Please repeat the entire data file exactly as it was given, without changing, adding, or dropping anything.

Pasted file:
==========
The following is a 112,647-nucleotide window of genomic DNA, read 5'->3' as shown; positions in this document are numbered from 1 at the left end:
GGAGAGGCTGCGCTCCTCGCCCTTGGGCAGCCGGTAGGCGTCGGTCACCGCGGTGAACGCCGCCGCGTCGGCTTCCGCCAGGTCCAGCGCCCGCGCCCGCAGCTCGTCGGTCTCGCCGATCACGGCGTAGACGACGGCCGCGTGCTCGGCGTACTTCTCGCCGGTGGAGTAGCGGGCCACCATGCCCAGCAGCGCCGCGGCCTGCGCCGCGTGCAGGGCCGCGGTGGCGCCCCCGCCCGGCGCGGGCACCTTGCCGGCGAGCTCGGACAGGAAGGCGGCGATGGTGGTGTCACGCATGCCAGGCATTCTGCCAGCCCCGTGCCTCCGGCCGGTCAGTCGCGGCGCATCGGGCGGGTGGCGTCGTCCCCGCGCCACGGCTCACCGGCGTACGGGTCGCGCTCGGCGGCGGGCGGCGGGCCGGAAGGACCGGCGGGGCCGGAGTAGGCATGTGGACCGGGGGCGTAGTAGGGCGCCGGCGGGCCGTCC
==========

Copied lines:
The following is a 112,647-nucleotide window of genomic DNA, read 5'->3' as shown; positions in this document are numbered from 1 at the left end:
GGAGAGGCTGCGCTCCTCGCCCTTGGGCAGCCGGTAGGCGTCGGTCACCGCGGTGAACGCCGCCGCGTCGGCTTCCGCCAGGTCCAGCGCCCGCGCCCGCAGCTCGTCGGTCTCGCCGATCACGGCGTAGACGACGGCCGCGTGCTCGGCGTACTTCTCGCCGGTGGAGTAGCGGGCCACCATGCCCAGCAGCGCCGCGGCCTGCGCCGCGTGCAGGGCCGCGGTGGCGCCCCCGCCCGGCGCGGGCACCTTGCCGGCGAGCTCGGACAGGAAGGCGGCGATGGTGGTGTCACGCATGCCAGGCATTCTGCCAGCCCCGTGCCTCCGGCCGGTCAGTCGCGGCGCATCGGGCGGGTGGCGTCGTCCCCGCGCCACGGCTCACCGGCGTACGGGTCGCGCTCGGCGGCGGGCGGCGGGCCGGAAGGACCGGCGGGGCCGGAGTAGGCATGTGGACCGGGGGCGTAGTAGGGCGCCGGCGGGCCGTCC